”With The Kidsafe Project, it is my responsibility to feed kids at my site during school breaks, but also to teach them about nutrition and the foods we eat. Growing Chefs! has a great curriculum that teaches kids all about growing food and ways to use it. I'm excited to watch kids interact with food in such a hands on manner and bring that excitement for food to the kids at Kidsafe.”


What's your favourite seasonal vegetable?
”Summertime: cucumbers, for the crisp, juicy bite fresh off the plant. Wintertime: Brussels Sprouts, because they grow all winter and just keep getting better.”

What is your earliest food-related memory?
”Either walking down the tall narrow rows of strung up peas in my mother’s garden, harvesting thick pods into a colander and often opening the pods and eating the peas fresh; or tip-toeing in the strawberry patch, turning the berries over to see which ones had ripened all the way around and were ready for eating.”

How did your first lesson in the classroom go?
”It was incredible! We examined seeds and their full grown vegetable form, planted the seeds, and imagined and hoped for a beautiful growing garden. I was definitely just as excited as the kids and can't wait to get back into the classroom for lesson two.”

Thank you so much Brennen - we (and your class) are lucky to have you.

Stay tuned this week for more volunteer spotlights.

Celebrating International Women's Day and Local Food Businesses

Last year on International Women's Day, we celebrated 10 women who have made a big impact at Growing Chefs! We included our founder, classroom volunteers, our female staff, and some of our community supporters. This year we want to celebrate a few female owned and/or run food businesses that are connected to Growing Chefs! As Melinda Gates says, “When we invest in women and girls, we are investing in the people who invest in everyone else.”

Photography from  The Globe and Mail .

Photography from The Globe and Mail.

Karen McAthy of Blue Heron Creamery and Soil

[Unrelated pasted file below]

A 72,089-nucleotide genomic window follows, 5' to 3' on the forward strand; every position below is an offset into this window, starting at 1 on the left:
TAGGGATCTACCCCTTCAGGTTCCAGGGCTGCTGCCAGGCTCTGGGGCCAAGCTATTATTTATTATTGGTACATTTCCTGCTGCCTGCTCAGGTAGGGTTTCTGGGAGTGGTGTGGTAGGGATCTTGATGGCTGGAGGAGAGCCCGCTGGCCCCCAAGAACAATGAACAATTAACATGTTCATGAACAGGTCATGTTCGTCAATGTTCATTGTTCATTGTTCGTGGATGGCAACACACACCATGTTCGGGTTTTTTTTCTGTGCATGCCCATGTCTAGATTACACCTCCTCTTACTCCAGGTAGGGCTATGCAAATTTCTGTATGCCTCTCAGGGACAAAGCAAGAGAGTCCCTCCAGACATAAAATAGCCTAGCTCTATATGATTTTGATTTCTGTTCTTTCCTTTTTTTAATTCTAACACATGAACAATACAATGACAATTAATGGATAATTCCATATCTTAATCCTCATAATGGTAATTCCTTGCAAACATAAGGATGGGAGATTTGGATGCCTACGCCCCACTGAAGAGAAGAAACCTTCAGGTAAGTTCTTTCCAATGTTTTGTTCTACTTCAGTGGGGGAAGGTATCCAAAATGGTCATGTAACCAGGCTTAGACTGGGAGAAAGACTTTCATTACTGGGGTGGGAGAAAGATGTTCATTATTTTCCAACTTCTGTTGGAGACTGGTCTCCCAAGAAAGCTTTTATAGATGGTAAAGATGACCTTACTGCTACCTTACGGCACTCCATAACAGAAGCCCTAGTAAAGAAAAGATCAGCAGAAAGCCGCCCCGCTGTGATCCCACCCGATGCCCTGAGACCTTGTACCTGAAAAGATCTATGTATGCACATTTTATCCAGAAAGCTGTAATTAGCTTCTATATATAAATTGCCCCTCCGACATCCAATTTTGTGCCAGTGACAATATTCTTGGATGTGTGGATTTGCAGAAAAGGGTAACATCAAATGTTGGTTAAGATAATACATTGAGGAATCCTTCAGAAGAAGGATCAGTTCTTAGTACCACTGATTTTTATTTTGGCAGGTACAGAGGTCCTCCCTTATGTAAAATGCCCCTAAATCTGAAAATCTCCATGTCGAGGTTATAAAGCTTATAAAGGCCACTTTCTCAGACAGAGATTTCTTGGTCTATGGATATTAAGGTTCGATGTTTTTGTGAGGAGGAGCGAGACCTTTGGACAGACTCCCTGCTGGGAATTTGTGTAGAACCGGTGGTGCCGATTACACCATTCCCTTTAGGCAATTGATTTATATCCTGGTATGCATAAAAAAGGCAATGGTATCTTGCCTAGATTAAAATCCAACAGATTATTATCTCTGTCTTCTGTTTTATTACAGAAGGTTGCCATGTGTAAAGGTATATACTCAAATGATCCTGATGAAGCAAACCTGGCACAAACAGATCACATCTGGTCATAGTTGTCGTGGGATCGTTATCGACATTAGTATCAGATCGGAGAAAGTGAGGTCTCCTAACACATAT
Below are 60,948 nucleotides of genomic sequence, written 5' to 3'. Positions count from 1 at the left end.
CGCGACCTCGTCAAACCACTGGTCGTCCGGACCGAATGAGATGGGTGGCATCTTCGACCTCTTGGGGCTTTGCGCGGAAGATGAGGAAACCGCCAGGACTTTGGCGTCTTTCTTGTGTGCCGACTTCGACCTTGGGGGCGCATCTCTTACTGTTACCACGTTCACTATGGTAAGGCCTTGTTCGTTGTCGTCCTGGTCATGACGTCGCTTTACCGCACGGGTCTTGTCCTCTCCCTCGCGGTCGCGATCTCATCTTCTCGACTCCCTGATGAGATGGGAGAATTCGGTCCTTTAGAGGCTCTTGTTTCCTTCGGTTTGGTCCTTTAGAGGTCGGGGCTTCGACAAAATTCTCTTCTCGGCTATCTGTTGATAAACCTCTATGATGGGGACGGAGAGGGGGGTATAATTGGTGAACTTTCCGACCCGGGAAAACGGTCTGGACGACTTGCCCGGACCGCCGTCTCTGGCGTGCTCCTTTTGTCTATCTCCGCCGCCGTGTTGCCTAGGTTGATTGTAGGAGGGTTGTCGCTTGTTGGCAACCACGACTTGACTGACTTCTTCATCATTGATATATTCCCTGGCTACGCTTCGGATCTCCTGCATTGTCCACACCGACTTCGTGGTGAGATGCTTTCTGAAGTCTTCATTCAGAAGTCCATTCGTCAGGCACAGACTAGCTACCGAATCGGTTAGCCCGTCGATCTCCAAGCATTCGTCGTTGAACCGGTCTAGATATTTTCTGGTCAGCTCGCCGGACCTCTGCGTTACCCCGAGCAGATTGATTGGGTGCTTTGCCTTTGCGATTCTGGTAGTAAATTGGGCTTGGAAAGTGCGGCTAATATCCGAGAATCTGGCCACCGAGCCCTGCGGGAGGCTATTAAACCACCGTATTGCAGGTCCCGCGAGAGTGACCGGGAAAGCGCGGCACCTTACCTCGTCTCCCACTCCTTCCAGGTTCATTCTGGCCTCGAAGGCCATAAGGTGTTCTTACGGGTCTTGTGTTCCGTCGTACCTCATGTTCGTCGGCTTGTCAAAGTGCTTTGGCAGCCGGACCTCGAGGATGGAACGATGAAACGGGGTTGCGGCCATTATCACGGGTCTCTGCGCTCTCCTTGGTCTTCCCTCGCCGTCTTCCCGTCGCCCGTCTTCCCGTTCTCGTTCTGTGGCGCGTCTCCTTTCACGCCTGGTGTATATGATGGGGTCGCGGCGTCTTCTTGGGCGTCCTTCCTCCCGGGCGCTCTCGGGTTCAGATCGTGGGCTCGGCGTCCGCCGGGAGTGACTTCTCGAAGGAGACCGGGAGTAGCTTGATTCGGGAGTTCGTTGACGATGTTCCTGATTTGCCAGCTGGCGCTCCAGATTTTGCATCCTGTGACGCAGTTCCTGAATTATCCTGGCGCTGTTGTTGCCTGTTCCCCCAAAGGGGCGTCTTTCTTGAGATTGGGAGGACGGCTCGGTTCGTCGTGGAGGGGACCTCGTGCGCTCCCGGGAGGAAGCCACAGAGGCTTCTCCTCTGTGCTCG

Chef Karen is a long time supporter of Growing Chefs! She has volunteered in the classroom, been a chef at multiple From Farms to Forks (our annual Harvest Kitchen Party), put on fundraising dinners to support us, and she has been even hosted volunteer appreciation events for us. She recently delivered a plant-based cheese tasting at our 2019 AGM. Chef Karen is the head chef and owner of Blue Heron Creamery making delicious plant-based cheeses and co-operator of Soil, a plant-based eatery in Vancouver’s Mount Pleasant community. On top of all her accomplishments, she is also an award winning writer for “The Art of Plant-based Cheesemaking”.

Photography from  Port Moody & Co .

Photography from Port Moody & Co.

Taryn Barker of The Little Butcher Shop
Port Moody

Taryn Barker is the owner and head butcher of The Little Butcher Shop in Port Moody. Even with most butchers in Canada being male, The Little Butcher Shop has a almost all-female team. Taryn is the driving force behind supplying local BC meat to her customers and being a strong supporter of local food companies. This spring, Taryn is returning for her second year volunteering in a Growing Chefs! classroom.

Gabriella Mayer of Harvest Community Foods

Gabriella is the chef and co-owner of Harvest Community Foods in Vancouver’s Chinatown and former Growing Chefs! classroom volunteer. Harvest Community Foods sells local, organic, and seasonal foodie goodies, as well as has one of best noodle menus in the city. It is also the only place in Vancouver to get a chef-picked CSA (community supported agriculture) bag with produce from local farms. Chef Gabe is a fierce advocate for supporting local food systems and businesses.

Photography from  Central Park Farm .

Photography from Central Park Farm.

Kendall Ballantine of Central Park Farm

Kendall is the head farmer and owner of Central Park Farm. She became inspired to start feeding her family food that she knew exactly what was in it and where it came from, so Kendall left her corporate job to become a farmer and opened Central Park Farm. Central Park Farm raises free-range, pastured, and grass-fed animals. They also have Farmer Ashlee from Inner Peas Market Garden growing beautiful, organic vegetables on the farm. Did you know BC has the most female farmers in all of Canada?

We love to celebrate women and the impact that they have on their communities. But, it’s one thing to celebrate women and another thing to invest in them. Here at Growing Chefs! we challenge you to invest your money where your best intentions are and support more female-owned businesses year-round. We know we will be!

Thank you to all women making an impact on their local food systems and in their communities. And let us know who they are - tell us about your favourite female-owned business. HAPPY INTERNATIONAL WOMEN’S DAY!